Loki #1 successfully captures the heart of Loki and sets up a promising future for the series.

Review: Frosty The Snowman Comes To Marvel In LOKI #1

Loki #1 is absurdly fun and it gives the God of Mischief a Deadpool-like sense of humor.

Loki #1 feels like an issue of Deadpool with the trappings of a story about the God of Mischief.

Loki #1
In Loki #1, It’s safe to say Loki won’t live happily ever after.

Loki #1

Written by: Daniel Kibblesmith 

Drawn by: Oscar Bazaldua 

Colored by: David Curiel

Lettered by: VC’s Clayton Cowles

After the first issue, Daniel Kibblesmith’s Loki feels a lot like his Black Panther Vs. Deadpool miniseries. There’s not a strong villain and it’s too soon to predict the writer’s long-term plans for the titular character. But given how successfully he captures the essence of the God of Mischief, this series is worth keeping an eye on. The first issue is a lot of fun and it’s fair to hope Loki will get even more wild as it progresses.

Loki #1
Loki brings a snowman to life and lets him sit on the throne.

For example, this installment features Frosty the Snowman. No, it’s not the same character we all know from childhood Christmas movies but it’s pretty close. Loki, at the request of Thor, finds an assistant in his new quest to rule Jotunheim. But the Trickster God’s version of a right-hand man is an animated snowman named Frösti. The new character even saves the day when he eats Nightmare, the first villain of the week in this series. A sentient (and possibly menacing) snowman is exactly the kind of wonderfully weird supporting character Loki needs. The inclusion of this character is one of the several ways Kibblesmith demonstrates his successful feel for the God of Mischief.

Loki #1
You can practically hear Tom Hiddleston in this narration.

The narration is a callback to the beloved Deadpool film because it feels like Loki is actually describing the events of the story. Sometimes, it’s as simple as clever writing. “Anyone who’s anyone is here,” Kibblesmith writes. “And I’m an anyone who can be anyone. So here I am.” The narration pairs nicely with Cowles’ lettering, especially with a singular add-in of “Loki’s Trickster Tips.” Hopefully, Loki giving these tips to the reader will be a recurring bit in the series; here, it acts like a fourth wall break that complements the humorous tone of the issue. Loki tends to be a funny character and Kibblesmith seems willing and able to exploit the comedic elements of the Asgardian corner(s) of Marvel.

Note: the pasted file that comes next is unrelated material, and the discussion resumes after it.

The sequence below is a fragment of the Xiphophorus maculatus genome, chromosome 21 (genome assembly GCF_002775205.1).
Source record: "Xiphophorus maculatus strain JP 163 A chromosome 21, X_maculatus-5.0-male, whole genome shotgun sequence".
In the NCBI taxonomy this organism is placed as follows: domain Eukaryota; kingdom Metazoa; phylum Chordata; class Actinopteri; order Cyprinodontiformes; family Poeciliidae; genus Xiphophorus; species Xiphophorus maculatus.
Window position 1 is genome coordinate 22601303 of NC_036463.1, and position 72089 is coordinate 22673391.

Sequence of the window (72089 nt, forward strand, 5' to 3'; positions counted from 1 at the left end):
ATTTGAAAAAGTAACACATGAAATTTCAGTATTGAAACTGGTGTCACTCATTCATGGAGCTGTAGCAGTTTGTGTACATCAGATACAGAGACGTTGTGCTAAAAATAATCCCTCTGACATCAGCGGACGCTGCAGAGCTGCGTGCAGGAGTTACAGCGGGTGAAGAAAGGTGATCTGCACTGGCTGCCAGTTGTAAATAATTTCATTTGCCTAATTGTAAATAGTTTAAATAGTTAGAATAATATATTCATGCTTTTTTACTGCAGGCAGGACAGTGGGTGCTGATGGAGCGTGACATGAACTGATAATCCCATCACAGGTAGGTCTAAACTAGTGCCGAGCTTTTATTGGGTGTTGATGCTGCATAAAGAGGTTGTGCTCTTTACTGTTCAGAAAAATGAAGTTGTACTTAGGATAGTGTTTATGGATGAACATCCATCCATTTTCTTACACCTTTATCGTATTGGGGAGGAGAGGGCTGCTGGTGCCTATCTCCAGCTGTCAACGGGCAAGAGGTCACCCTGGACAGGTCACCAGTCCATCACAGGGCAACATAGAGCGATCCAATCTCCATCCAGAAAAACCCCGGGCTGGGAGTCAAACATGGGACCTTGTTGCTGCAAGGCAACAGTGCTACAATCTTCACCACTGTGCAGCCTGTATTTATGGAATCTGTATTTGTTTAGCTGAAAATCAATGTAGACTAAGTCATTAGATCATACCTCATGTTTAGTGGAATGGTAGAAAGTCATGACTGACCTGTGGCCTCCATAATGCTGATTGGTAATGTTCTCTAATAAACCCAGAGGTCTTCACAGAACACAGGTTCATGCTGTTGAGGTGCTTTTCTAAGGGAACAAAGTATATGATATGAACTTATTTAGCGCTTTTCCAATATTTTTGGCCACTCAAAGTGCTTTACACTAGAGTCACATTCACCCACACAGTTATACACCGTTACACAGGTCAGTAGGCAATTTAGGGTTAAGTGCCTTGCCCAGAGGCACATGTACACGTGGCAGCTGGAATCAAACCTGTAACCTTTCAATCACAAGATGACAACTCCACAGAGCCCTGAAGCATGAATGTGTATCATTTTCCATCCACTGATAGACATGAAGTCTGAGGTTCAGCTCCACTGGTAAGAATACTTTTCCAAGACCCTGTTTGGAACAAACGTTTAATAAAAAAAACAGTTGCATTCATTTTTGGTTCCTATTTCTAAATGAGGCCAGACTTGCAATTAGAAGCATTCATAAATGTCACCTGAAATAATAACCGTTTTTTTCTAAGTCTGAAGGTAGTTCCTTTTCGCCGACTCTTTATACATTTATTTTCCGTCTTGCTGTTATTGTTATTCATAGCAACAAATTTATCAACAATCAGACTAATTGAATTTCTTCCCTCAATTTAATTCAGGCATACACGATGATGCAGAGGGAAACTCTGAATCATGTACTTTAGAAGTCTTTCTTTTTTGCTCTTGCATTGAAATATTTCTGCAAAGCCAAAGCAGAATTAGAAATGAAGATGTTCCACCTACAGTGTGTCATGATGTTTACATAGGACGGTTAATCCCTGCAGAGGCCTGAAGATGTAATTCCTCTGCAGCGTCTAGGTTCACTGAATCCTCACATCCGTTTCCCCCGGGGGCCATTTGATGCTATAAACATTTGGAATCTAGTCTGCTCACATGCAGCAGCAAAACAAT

The artwork of Bazaldua and Curiel significantly adds to the issue in the action scenes. During Loki’s fight with the Armadillo, the duo of artists make the super-villain feel like a speeding locomotive. In one panel where he’s about to run over Loki, Bazaldua and Curiel convey the sense of motion, which helps an intentionally lackluster villain feel slightly more menacing. The artists do the same thing for Nightmare, who has a cringe-inducing habit of using his own name in the few lines he has throughout the issue. Curiel’s colors make Nightmare look as demonic as Mephisto. Ominous red skies and shows, along with Bazaldua’s usage of Death Eater-like spirits give Nightmare some much-needed credibility as an antagonist.

Loki #1 makes a solid first impression and it’s a fun ride with the combination of Deadpool-like humor and classic Asgardian fantasy.

What’d you think of Loki #1? Where do you hope to see the series go?

Colin Tessier
Colin Tessier
Passionate fan of Marvel/DC Comics. Freelance writer for Monkeys Fighting Robots, Bam Smack Pow, WrestleZone and other publications.
Loki #1 successfully captures the heart of Loki and sets up a promising future for the series. Review: Frosty The Snowman Comes To Marvel In LOKI #1